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Sexism ‘serious problem’ during national holidays in South Korea: study

More than 80 percent of South Koreans have experienced some form of sexism — including body shaming and women having to cook large meals for male members of the family — during national holidays, such as Lunar New Year and Chuseok, a study showed.

The study, compiled by the Seoul Foundation of Women and Family, came to the conclusion after surveying some 1,170 Korean men and women earlier this month. Some 70 percent of the respondents were women, and 90 percent were in their 20s, 30s and 40s.

Among all the respondents, 83.2 percent — 74.1 percent of men and 86.8 percent of women — said they have experienced verbal sexism while spending time with their families and relatives during national holidays. 

Eldery women are preparing food for Chuseok, one of the most important national holidays in South Korea. (Yonhap)
Eldery women are preparing food for Chuseok, one of the most important national holidays in South Korea. (Yonhap)

Comments that the surveyed women heard from their relatives and families include “There is no need for women to be smart,” “You need to hurry now otherwise you won’t be able to find decent men, as older women are usually not sought after (by men),” and “Women should stay fit. You shouldn’t eat too much (even if it’s a holiday).”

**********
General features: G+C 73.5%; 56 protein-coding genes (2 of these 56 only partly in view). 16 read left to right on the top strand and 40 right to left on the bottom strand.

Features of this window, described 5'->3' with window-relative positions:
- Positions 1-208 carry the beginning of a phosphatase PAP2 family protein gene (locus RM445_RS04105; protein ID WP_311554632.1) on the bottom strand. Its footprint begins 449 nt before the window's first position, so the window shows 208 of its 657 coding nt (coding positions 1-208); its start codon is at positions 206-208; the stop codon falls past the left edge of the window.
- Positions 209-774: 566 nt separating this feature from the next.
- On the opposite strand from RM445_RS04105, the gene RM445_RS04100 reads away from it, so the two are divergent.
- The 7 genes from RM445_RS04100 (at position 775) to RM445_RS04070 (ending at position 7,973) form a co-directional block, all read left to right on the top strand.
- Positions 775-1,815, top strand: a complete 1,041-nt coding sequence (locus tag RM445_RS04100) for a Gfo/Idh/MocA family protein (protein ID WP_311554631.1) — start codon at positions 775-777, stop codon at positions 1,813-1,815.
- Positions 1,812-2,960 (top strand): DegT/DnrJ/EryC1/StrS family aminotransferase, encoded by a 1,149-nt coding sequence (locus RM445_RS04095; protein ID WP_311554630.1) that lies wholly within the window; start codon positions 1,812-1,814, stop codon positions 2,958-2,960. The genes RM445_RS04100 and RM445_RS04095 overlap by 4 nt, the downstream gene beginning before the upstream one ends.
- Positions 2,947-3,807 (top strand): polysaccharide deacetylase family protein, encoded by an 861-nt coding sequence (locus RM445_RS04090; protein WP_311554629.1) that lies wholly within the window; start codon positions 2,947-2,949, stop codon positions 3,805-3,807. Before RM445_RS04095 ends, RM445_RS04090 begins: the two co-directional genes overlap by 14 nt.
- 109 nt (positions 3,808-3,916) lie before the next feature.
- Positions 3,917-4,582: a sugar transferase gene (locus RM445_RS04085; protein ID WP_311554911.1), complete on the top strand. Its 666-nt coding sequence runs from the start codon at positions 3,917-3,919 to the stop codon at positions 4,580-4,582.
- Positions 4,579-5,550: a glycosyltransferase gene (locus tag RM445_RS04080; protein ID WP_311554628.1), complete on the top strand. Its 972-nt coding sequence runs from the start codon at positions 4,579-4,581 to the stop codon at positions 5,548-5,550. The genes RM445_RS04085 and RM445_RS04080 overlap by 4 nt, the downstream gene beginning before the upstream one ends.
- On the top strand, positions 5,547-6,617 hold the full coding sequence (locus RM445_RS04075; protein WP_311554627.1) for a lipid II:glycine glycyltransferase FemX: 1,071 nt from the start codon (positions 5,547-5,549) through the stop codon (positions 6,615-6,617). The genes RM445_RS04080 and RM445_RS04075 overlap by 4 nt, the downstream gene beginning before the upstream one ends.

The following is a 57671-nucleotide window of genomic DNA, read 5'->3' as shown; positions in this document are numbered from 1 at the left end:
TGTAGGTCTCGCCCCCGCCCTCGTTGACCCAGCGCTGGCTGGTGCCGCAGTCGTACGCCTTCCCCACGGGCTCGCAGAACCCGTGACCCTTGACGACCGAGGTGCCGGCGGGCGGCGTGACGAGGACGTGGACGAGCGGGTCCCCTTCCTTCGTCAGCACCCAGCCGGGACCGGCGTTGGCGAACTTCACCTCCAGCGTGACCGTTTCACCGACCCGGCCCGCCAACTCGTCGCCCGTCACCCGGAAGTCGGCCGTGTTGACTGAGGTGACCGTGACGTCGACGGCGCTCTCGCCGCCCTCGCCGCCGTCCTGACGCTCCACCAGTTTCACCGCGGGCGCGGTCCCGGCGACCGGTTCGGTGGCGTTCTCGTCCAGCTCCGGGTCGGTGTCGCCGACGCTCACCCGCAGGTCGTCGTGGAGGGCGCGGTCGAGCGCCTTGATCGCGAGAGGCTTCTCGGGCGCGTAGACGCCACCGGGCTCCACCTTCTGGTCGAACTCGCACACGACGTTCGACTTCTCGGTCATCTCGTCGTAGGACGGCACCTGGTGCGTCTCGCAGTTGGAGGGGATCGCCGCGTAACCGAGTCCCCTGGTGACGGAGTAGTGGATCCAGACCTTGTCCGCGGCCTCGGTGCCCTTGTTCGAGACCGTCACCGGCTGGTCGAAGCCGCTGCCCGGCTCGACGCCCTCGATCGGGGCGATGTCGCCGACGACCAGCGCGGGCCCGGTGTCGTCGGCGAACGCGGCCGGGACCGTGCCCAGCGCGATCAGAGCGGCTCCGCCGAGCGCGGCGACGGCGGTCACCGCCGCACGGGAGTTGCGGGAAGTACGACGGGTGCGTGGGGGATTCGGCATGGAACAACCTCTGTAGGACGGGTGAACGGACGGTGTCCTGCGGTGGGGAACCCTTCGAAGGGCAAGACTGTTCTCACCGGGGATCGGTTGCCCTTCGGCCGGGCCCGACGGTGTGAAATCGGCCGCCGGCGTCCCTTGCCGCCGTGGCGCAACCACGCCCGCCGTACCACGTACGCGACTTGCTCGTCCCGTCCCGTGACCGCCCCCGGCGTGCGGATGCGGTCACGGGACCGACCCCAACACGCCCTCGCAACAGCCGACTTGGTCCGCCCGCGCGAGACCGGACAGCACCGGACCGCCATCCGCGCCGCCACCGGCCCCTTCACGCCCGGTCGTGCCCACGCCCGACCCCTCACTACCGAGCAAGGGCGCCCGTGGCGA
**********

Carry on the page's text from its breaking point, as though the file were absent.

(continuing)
Men, on the other hand, heard remarks such as “If you are a man, you should at least be able to afford a house for your family to be recognized as a true breadwinner,” “I can’t believe you are a guy and can’t even carry something as light as this,” and “You are a man. You shouldn’t be tired after just driving for a few hours for your family.”

At the same time, 83.4 percent of all the surveyed Koreans — 88.8 percent of the surveyed women and 70 percent of the surveyed men — said they’ve experienced sexist practices and behaviors while spending time with their families and distant relatives during national holidays.

The biggest proportion of all participants, 53.3 percent, said they found the common Korean practice of women having to cook and provide food for such holidays, while men usually have no such responsibilities, to be sexist.
Almost 7 percent said that at their family gatherings during national holidays, women are not allowed to share a table with male members of the family during lunch or dinner, and can only eat after the men finish their meal. 

Sometimes women are only provided with leftover food, although they’ve cooked the entire meal for the family, the participants said.

South Korea recently ranked 116 out of 144 countries in gender equality in a report released by the World Economic Forum. A wide gender pay gap and unequal distribution of labor have been cited as some of the major factors behind the country’s critically low fertility rate.

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